Former University of Cincinnati police officer Ray Tensing will be retried on murder and voluntary manslaughter, charges Hamilton County Prosecutor Joe Deters announced Tuesday.
A mistrial on the same charges was declared Nov. 12 after the jury spent 25 hours in deliberations, but could not come to a unanimous decision on either charge.
"After careful consideration, I have decided that the Tensing case will be retried," Deters said in a news release. "This decision was made after review of the trial transcript, discussion with some of the jurors, and consultation with my staff. I am hopeful that a second jury will be able to reach a decision to bring justice in this case for the victim's family and our community."
During a Tuesday morning press release, Deters said he would be asking for a change of venue, pointing to Cleveland or Columbus as potential destinations for the new trial.
Deters said the jury of six white men, four white women and two black women ended up 8-4 on the voluntary manslaughter charge, the lesser of the two charges presented during the trial.
In an early straw poll, jurors thought Tensing was guilty of murder, but when it came down to an official vote, only “three or four” cast their vote for the charge, which carries a life prison term, Deters has revealed in recent days.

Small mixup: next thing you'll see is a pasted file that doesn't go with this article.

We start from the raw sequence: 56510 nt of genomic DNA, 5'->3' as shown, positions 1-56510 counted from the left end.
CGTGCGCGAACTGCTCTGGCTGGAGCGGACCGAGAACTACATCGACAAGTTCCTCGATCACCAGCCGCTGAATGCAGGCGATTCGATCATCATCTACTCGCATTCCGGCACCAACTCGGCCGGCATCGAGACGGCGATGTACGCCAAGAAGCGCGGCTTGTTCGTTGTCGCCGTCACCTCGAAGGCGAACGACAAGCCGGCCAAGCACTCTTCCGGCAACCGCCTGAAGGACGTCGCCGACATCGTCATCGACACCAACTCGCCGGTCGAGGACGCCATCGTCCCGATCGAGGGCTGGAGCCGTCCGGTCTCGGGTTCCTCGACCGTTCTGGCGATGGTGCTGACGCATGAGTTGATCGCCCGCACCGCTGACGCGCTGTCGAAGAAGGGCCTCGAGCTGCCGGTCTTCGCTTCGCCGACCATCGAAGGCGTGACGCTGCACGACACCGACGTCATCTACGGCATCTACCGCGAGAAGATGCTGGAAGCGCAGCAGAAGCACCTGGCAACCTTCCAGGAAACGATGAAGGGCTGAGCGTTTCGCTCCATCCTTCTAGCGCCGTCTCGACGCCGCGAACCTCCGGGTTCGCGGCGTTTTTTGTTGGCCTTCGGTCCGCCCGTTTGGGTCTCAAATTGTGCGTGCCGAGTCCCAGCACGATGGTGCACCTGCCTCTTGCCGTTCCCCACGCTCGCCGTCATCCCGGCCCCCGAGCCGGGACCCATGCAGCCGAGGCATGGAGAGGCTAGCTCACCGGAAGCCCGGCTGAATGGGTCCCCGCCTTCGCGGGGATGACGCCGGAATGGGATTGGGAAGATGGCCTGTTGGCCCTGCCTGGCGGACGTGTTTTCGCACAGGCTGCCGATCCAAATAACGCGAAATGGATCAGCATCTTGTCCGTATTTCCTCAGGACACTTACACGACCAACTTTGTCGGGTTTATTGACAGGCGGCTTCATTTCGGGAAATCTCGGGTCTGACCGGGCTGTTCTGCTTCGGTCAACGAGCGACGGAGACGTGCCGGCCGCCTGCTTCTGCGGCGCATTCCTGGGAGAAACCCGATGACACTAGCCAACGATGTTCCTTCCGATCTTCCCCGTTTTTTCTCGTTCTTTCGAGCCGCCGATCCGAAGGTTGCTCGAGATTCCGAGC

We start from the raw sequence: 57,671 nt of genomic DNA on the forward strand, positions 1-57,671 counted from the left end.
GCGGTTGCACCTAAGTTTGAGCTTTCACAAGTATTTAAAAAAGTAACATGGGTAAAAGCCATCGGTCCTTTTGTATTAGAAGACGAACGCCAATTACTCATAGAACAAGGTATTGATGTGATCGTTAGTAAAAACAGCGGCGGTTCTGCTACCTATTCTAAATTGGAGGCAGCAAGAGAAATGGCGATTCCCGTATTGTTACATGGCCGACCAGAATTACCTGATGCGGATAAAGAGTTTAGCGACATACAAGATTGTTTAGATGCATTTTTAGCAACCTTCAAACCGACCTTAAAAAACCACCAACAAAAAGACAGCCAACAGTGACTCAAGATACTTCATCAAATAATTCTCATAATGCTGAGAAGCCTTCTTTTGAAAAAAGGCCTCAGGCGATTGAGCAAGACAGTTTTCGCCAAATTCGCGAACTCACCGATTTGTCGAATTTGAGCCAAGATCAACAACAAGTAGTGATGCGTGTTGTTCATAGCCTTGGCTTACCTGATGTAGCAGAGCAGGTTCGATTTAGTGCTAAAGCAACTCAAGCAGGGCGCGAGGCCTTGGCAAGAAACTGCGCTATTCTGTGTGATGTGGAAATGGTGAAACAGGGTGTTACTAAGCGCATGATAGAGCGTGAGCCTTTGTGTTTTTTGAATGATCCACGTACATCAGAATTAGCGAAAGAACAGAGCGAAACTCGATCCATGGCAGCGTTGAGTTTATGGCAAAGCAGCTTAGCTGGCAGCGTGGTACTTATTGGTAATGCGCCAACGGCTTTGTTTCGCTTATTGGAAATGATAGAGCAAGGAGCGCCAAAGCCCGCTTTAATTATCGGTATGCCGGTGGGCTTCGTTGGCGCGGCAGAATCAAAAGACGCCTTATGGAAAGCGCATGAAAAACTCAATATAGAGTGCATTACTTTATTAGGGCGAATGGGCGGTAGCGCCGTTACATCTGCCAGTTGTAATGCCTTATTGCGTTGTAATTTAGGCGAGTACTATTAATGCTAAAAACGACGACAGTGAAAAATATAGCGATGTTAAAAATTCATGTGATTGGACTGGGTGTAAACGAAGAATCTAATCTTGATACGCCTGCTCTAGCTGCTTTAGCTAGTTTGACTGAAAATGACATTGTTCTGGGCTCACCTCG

Tensing, a white officer, fatally shot Sam DuBose, an unarmed black man, during a traffic stop in Mount Auburn in July of 2015.
It’s difficult to convict a police officer on a charge of murder because jurors understand lethal force is part of the job. Tensing testified DuBose was trying to flee, that it was his perception that he was being dragged and he feared for his life. The only way to "stop the threat" was to take the fatal shot, Tensing said. A video expert, testifying on behalf of the prosecutor’s office, said DuBose moved a couple of feet, but was not being dragged.
The trial was filled with bombshell testimony: The day of the shooting, Tensing was wearing a T-shirt depicting an image of the Confederate Flag, an eyewitness testified and the public heard from Tensing himself for the first time in his recorded police interview and on the stand.
Deters’ other options included dismissing the charges, prosecuting only on the lesser charge or re-presenting the case to the grand jury seeking a different charges.